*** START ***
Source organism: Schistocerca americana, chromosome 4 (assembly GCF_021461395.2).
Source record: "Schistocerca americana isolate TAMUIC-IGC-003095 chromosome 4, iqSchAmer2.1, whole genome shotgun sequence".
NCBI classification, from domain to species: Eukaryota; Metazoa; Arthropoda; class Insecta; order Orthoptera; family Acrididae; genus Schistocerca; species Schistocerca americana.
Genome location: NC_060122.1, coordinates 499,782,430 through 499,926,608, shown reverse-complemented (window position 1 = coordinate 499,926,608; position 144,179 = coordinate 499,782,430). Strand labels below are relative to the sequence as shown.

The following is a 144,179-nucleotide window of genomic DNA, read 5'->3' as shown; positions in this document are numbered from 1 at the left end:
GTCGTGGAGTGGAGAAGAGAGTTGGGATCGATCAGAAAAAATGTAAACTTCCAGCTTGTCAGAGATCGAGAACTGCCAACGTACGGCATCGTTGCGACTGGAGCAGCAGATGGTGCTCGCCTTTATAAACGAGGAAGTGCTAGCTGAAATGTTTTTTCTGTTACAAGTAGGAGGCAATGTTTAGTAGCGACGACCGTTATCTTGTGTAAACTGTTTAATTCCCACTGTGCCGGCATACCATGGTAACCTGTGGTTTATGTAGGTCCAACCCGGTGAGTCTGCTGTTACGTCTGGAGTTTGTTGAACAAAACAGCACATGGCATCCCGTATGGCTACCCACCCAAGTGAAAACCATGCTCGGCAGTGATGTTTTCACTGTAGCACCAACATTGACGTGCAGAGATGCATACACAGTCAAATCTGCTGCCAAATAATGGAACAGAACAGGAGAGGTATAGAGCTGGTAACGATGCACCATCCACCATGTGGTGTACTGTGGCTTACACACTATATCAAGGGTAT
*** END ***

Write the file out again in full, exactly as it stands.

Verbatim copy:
Source organism: Schistocerca americana, chromosome 4 (assembly GCF_021461395.2).
Source record: "Schistocerca americana isolate TAMUIC-IGC-003095 chromosome 4, iqSchAmer2.1, whole genome shotgun sequence".
NCBI classification, from domain to species: Eukaryota; Metazoa; Arthropoda; class Insecta; order Orthoptera; family Acrididae; genus Schistocerca; species Schistocerca americana.
Genome location: NC_060122.1, coordinates 499,782,430 through 499,926,608, shown reverse-complemented (window position 1 = coordinate 499,926,608; position 144,179 = coordinate 499,782,430). Strand labels below are relative to the sequence as shown.

The following is a 144,179-nucleotide window of genomic DNA, read 5'->3' as shown; positions in this document are numbered from 1 at the left end:
GTCGTGGAGTGGAGAAGAGAGTTGGGATCGATCAGAAAAAATGTAAACTTCCAGCTTGTCAGAGATCGAGAACTGCCAACGTACGGCATCGTTGCGACTGGAGCAGCAGATGGTGCTCGCCTTTATAAACGAGGAAGTGCTAGCTGAAATGTTTTTTCTGTTACAAGTAGGAGGCAATGTTTAGTAGCGACGACCGTTATCTTGTGTAAACTGTTTAATTCCCACTGTGCCGGCATACCATGGTAACCTGTGGTTTATGTAGGTCCAACCCGGTGAGTCTGCTGTTACGTCTGGAGTTTGTTGAACAAAACAGCACATGGCATCCCGTATGGCTACCCACCCAAGTGAAAACCATGCTCGGCAGTGATGTTTTCACTGTAGCACCAACATTGACGTGCAGAGATGCATACACAGTCAAATCTGCTGCCAAATAATGGAACAGAACAGGAGAGGTATAGAGCTGGTAACGATGCACCATCCACCATGTGGTGTACTGTGGCTTACACACTATATCAAGGGTAT